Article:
Lehigh University
Lehigh University


Lehigh is a key partner in $99.6-million federal broadband grant

Bruce Taggart, vice provost for Library and Technology Services (LTS), worked with Roy Gruver of LTS and with the state’s top research schools to secure the grant.

The U.S. Department of Commerce announced this week that Pennsylvania will receive $99.6 million, one of the largest single-grant awards under the 2009 American Recovery and Reinvestment Plan, to build the Pennsylvania Research and Education Network (PennREN).

The grant culminates the efforts of Bruce Taggart, vice provost for Library and Technology Services (LTS), and Roy Gruver, director of technology management services with LTS. The two have collaborated for the past year with top Pennsylvania research universities, including Penn State, Carnegie Mellon and the universities of Pennsylvania and Pittsburgh, as well as the Pennsylvania State System of Higher Education, to develop a broadband proposal using federal stimulus funds to build a high-speed state-wide network for research and education.

PennREN will dramatically increase the capabilities for data-intense research and collaboration among K-12 schools, colleges and universities, healthcare providers, and economic development partners in Pennsylvania, while connecting unserved and underserved communities to high-speed Internet.

This project will connect 60 Pennsylvania institutions in 39 counties, including universities, high schools, libraries and healthcare facilities. Lehigh will be one of 13 core network nodes strategically located throughout the state.

“This is fundamentally a statewide, high-speed network for research and education,” said Taggart. “For Lehigh, it’s going to give us high-speed access to other top research universities in the state as well as the capacity to connect virtually to top national and international research networks.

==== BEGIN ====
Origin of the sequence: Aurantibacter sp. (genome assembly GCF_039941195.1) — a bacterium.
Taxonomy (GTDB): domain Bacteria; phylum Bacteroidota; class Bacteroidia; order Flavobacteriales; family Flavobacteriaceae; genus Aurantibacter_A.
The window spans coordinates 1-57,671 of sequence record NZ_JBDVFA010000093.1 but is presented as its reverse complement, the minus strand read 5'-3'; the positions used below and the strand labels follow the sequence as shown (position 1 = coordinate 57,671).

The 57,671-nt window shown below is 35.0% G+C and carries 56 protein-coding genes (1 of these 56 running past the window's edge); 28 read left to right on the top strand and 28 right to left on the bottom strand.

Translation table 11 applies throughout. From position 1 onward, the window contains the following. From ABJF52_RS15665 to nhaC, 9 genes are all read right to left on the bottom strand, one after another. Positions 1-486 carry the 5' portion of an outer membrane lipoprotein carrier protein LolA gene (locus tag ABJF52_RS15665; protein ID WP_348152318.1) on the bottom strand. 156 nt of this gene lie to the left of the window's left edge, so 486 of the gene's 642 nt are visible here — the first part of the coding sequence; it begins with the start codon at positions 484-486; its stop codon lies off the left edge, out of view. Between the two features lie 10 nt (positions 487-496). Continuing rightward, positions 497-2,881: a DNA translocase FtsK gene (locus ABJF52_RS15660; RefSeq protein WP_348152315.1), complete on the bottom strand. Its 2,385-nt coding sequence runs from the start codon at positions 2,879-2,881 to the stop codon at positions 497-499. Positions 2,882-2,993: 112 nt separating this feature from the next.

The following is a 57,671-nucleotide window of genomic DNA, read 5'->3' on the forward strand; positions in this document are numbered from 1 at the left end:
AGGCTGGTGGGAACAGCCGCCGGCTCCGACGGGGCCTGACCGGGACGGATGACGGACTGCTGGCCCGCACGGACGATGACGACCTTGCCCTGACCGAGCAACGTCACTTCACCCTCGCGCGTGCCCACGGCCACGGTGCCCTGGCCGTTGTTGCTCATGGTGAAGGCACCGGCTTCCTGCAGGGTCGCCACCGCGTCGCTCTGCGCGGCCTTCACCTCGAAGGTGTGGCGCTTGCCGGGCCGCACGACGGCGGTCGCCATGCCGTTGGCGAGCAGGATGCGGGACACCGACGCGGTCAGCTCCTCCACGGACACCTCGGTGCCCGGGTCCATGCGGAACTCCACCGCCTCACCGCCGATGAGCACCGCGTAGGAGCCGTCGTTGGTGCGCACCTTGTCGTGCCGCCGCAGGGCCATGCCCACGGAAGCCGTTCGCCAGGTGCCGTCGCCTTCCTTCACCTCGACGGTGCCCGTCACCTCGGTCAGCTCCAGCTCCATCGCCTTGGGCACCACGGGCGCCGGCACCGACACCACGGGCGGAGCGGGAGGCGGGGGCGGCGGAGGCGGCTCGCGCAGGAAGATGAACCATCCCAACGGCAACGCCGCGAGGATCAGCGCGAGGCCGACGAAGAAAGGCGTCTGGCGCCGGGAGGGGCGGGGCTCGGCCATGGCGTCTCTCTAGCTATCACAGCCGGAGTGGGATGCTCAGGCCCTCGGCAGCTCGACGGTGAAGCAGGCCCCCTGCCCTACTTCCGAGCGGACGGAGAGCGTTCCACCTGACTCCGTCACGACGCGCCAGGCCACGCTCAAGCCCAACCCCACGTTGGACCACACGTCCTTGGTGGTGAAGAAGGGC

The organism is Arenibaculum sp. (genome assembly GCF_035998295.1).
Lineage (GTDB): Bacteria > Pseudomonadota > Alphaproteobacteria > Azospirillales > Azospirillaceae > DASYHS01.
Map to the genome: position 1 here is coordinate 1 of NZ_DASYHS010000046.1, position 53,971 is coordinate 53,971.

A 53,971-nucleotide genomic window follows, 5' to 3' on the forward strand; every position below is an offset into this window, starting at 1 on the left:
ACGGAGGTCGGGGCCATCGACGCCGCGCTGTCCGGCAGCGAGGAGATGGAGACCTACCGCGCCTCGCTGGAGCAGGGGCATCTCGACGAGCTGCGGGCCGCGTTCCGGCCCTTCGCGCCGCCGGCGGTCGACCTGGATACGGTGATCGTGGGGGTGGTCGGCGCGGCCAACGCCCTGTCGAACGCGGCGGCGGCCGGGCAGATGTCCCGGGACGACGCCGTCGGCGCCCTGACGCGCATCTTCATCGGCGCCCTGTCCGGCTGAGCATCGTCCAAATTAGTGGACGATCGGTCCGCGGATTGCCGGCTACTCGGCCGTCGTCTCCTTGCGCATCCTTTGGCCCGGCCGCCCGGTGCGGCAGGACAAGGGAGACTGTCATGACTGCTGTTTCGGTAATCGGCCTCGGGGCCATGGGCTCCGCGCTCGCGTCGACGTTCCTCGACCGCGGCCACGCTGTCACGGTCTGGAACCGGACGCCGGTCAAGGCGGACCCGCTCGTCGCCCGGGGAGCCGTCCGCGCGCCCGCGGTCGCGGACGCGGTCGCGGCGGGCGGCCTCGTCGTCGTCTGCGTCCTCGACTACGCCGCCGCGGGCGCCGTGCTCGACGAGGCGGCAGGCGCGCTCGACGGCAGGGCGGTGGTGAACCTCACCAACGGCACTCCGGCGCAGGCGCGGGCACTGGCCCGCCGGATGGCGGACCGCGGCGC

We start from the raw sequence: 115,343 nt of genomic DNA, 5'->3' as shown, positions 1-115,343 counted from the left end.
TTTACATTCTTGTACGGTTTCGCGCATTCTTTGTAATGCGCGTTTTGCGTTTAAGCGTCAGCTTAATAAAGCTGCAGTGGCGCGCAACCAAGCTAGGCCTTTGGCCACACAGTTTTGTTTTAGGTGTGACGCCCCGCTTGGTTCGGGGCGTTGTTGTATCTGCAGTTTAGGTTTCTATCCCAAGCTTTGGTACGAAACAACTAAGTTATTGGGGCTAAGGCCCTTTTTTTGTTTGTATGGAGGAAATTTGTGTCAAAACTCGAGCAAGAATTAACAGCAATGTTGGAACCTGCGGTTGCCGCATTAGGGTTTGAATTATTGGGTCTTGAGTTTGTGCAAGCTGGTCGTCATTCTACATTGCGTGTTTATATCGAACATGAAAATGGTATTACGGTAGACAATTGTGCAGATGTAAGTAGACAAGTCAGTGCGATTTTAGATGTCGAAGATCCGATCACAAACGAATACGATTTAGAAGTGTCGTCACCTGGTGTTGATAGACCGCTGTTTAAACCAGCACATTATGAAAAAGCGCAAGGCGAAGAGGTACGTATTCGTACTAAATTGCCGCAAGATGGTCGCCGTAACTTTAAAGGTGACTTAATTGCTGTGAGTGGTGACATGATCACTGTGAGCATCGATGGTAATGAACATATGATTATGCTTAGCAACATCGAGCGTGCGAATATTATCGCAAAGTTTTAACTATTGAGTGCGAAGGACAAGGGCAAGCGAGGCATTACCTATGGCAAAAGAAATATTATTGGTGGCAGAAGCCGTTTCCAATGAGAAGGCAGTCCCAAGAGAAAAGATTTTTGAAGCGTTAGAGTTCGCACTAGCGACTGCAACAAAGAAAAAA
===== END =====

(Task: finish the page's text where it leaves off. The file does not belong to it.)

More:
“The development of this network will be significant for faculty and students. It will support innovation in teaching and research collaborations for our students and faculty, and it could lead to new technologies, healthcare delivery systems, basic science discoveries and more.”

“The lifeblood of the digital economy”

The Keystone Initiative for Network-Based Education and Research (KINBER), a coalition of Pennsylvania colleges and universities, research and healthcare organizations and economic development entities, including Lehigh, submitted the joint application for a $99-million grant to construct and manage PennREN. The grant will be supplemented with an additional $29 million in private investment.

KINBER’s founding members include Lehigh, the Pennsylvania State System of Higher Education, Penn State, Pitts, the University of Pittsburgh Medical Center, the Mid-Atlantic Gigapop for Internet 2 (MAGPI) at Penn, Carnegie Mellon, Bucknell University, Drexel University, Three Rivers Optical Exchange (3ROX), the Pennsylvania Commission for Community Colleges, the Association for Independent Colleges and Universities of Pennsylvania, the Hospital and Healthsystem Association of Pennsylvania, and EINetworks, a collaboration of the Allegheny Library Association and the Carnegie Library of Pittsburgh.

“Broadband is a key driver for economic development, public safety, education, healthcare and job creation,” Pennsylvania Gov. Edward Rendell said. “Without question, broadband connectivity is the life-blood of the digital economy.”

Taggart said Lehigh’s position as a core node in the new network will significantly enhance its capabilities in data-intense research, high-performance computing, video conferencing, telemedicine, Internet2, collaboration with international students and faculty, and real-time access to remote resources.

The project should be fully operational within three years, he added.

“The PennREN project is a very strategic stimulus package project and is what President Obama’s broadband stimulus package was supposed to do: Create jobs, serve unserved and underserved communities with limited Internet access, and promote sustainable economic growth and development,” said Taggart.

“PennREN is not a ‘band-aid project.’ It will have a lasting impact on generations of Pennsylvanians by providing a statewide broadband technology infrastructure that allows Pennsylvania to grow and prosper in the 21st century.”


Story by Bill Doherty

Posted on Friday, February 19, 2010

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